Another flash to the blindingly obvious is that you young whippersnappers like your information MTV style-in short, intense bursts. You mean you don't like long boring lectures that seem to never end? The nerve. The problem with accommodating you on this issue is it forces us to redesign training programs, some of which have worked just fine for the last 50 years.
Some of the seasoned veterans will tell you this organizational need to understand you is based on the need to assimilate you more completely. Don't fall for it. Sometimes the ulterior motive behind the dissection of the latest generation is to determine their shortcomings and weaknesses so they can be used to beat you over the head. This accomplishes two things: 1) It tends to make you question your self worth; and 2) It makes the beaters feel better about themselves. This behavior is often justified as "testing the mettle" of the young employee. This boorish conduct also gets packaged as your "right of passage." When this cycle repeats itself, it becomes the gift each previous generation of miscreants gives the next. If you follow ugly children home you are most likely to find ugly parents.
Many people who use the term "right of passage" use it incorrectly and are generally jerks. Right of passage means that you have worked to achieve a goal and have now earned the rights that go along with that accomplishment. Right of passage is sometimes bastardized as an excuse to lord over and treat new members less than nice. It is disturbing to watch a three-year "veteran" act with an arrogance toward junior members that one would normally expect from a table full of super models being rude to the restaurant staff. It is the responsibility of the senior members of the group to slap these prima donnas down and restore organizational harmony. Nothing will wreck a fire department any more thoroughly or quickly than internal fighting and nastiness. How an organization treats its young says more about it than any other single thing. You hired on as a firefighter and should expect to work hard and get dirty. You didn't sign up to be an emotional piņata for broken and angry employees to take their frustration out on.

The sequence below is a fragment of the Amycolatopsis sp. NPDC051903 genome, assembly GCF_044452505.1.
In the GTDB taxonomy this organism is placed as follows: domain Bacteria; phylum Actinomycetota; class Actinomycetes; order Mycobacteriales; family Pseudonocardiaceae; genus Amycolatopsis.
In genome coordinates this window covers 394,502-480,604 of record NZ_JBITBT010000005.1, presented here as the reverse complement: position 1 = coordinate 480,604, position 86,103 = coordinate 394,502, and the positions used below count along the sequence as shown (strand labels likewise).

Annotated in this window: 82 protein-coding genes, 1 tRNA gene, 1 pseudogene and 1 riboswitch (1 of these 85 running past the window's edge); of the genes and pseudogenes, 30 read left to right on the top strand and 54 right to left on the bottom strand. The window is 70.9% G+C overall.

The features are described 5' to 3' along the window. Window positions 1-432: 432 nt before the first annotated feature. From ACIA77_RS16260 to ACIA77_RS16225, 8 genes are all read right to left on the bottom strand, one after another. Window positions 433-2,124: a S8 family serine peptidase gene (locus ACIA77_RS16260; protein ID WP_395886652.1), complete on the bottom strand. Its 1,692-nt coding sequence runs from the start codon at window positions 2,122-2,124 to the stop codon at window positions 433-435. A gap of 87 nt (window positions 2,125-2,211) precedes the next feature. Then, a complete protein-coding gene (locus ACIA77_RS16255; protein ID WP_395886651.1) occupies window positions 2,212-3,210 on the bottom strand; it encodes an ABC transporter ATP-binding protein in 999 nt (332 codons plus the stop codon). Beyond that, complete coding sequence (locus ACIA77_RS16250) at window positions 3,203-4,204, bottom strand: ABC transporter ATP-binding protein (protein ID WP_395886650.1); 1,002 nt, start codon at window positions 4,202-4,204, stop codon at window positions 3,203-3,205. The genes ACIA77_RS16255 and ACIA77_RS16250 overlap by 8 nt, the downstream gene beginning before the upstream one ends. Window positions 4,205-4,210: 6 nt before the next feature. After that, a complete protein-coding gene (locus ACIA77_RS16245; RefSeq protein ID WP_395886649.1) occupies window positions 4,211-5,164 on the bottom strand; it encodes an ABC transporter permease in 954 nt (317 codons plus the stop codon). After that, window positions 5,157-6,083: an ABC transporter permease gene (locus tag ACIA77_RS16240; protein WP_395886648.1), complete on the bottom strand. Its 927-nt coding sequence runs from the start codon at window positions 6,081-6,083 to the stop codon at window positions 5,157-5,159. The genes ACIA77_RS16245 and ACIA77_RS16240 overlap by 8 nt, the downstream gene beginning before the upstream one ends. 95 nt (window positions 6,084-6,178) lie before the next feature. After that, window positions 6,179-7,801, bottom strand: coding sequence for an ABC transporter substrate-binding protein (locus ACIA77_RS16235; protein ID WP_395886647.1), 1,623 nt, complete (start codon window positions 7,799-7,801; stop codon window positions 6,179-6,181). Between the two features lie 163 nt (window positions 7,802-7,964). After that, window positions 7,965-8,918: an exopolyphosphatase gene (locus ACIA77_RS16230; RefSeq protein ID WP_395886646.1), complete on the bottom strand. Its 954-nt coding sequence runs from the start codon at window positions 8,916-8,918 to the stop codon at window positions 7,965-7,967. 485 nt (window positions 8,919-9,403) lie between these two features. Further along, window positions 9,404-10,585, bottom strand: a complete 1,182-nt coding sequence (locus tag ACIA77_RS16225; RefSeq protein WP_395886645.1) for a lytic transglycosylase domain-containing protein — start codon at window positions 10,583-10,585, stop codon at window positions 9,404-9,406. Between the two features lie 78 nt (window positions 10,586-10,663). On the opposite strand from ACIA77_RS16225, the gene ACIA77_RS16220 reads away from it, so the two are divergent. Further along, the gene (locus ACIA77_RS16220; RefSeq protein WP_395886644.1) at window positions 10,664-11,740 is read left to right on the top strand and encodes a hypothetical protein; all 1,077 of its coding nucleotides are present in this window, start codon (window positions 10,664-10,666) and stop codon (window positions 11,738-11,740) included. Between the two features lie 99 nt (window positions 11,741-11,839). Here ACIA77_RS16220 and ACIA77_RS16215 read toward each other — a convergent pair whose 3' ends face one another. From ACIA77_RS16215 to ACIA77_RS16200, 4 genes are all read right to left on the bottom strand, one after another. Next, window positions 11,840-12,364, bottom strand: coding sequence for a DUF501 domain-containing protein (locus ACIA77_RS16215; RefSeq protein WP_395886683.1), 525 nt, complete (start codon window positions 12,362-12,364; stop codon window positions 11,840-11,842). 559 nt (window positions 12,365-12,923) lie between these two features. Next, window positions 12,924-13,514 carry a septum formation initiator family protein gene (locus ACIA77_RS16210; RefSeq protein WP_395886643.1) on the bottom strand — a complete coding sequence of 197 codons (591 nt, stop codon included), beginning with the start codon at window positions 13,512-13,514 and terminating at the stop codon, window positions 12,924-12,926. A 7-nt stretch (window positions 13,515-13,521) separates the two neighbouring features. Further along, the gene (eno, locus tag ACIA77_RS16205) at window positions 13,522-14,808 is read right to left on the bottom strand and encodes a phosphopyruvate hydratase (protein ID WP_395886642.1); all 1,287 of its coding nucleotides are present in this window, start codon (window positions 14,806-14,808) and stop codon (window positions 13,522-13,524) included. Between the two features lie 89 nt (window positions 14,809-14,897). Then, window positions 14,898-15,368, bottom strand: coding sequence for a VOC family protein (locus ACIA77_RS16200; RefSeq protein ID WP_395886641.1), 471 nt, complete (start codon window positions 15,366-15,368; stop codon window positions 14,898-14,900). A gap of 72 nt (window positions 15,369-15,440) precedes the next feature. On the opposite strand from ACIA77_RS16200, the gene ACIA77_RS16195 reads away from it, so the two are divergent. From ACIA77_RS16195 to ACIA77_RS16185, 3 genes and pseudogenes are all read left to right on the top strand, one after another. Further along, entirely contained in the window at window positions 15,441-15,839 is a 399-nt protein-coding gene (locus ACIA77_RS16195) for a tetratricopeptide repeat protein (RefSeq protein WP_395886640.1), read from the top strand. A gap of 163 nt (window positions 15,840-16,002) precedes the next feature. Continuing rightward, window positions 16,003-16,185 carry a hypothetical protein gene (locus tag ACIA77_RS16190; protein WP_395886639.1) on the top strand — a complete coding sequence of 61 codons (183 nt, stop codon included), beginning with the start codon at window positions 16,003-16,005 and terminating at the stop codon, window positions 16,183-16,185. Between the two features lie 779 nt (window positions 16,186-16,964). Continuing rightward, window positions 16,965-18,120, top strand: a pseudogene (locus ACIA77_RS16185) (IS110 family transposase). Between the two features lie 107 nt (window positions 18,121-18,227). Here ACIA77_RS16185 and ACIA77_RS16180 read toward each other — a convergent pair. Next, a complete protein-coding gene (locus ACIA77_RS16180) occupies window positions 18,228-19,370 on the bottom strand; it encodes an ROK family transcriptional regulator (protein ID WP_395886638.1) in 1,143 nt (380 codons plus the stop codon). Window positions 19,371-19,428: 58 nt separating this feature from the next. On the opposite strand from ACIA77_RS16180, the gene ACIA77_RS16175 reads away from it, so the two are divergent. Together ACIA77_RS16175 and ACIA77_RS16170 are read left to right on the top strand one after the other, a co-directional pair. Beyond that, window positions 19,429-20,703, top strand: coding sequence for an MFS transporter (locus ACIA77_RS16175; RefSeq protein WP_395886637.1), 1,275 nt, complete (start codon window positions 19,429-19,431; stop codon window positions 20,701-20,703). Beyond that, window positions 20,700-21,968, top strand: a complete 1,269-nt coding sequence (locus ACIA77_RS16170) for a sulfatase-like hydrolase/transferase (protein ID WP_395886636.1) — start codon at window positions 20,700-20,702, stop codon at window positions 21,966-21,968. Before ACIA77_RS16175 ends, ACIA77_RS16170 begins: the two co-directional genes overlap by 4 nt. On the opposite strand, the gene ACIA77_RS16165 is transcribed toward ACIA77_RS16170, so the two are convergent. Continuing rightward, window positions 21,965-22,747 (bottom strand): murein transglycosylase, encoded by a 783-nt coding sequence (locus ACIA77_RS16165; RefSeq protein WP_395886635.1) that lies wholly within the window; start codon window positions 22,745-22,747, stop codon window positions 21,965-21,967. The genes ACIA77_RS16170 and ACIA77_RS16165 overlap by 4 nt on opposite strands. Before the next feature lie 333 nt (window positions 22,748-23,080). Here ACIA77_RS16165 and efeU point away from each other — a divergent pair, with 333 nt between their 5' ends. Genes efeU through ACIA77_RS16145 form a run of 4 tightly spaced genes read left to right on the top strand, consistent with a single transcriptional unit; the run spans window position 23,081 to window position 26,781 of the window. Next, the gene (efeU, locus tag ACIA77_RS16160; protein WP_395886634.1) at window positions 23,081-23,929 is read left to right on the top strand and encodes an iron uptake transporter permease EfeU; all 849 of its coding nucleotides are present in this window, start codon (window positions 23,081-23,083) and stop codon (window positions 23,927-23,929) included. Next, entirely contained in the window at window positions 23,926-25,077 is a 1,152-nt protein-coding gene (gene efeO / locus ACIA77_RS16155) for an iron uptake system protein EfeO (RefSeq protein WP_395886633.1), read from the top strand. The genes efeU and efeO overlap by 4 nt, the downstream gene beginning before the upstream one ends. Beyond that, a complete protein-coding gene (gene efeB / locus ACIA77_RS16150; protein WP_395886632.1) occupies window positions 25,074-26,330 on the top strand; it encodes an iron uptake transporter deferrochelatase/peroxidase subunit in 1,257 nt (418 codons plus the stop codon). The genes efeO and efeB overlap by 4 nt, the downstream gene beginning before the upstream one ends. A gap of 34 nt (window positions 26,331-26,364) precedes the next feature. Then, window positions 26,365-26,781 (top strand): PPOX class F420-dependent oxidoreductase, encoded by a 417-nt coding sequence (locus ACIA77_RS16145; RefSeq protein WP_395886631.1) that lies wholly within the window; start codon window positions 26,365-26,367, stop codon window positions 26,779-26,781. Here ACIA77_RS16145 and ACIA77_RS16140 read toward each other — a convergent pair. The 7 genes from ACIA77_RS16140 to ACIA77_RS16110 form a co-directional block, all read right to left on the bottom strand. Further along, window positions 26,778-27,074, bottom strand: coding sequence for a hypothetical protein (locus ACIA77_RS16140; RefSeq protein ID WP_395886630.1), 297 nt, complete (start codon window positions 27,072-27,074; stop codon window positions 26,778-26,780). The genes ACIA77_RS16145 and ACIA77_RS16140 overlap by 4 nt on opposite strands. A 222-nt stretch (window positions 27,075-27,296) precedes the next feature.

As with most things, the truth lies somewhere in the middle. New people shouldn't be treated like houseboys or chambermaids. On the other hand don't expect the group to throw a party every time you enter the room. We expect things of the new folks. Keep in mind that most of your workmates (particularly old crews) have been together for a long time, developed deep meaningful relationships and are loyal and protective of one another. You are new and everyone is forming an opinion of you. A good rule of thumb for new firefighters is whenever anyone is working, you should be working. You shouldn't have to be told to do basic things like throwing out the trash and cleaning the bathroom. Expecting a probationary firefighter to make coffee is not abuse. It is bad posture for the new guy or gal to fall asleep in a recliner after lunch while the rest of the crew does the dishes and cleans the kitchen. You should do a little more than the older members.
It is important to keep in mind that the world turns in circles. You are just beginning your career. Before you know it you will be taking promotional exams and moving up the ranks. A few weeks ago one of my workmates told me about a conversation he had with one of the guys that worked in his battalion. This member came to him because his son was testing for the fire department, and he was concerned about one of the captains who sat on the final selection board. Here it is in a nutshell:
Member: "I'm worried that my kid won't get a fair shake because Sam is on the final selection committee."
BC: "Sam's a good guy, why would you be worried about him?"
Member: "Because he was a booter (probationary firefighter) at our station and I wasn't impressed with him."
Member: "Well, I wasn't always as nice as I should have been."
This is a classic example of the chickens coming home to roost. Someone decided they could be mean to someone else. At the time the older member had the power and the new guy just had to take it. A decade or so later the member is highly stressed that there might be major repercussions for his nastiness. As luck would have it, the member's offspring dropped out of the testing process and moved to another state to get away from his father. A few months later Sam took the vacant captain's spot on the member's engine company and soon thereafter (actually less than 24 hours later) the member left the station and is now roving on another shift. Sometimes life just works out like it's supposed to, which leads us to the major difference between the fire service and the rest of today's employment world.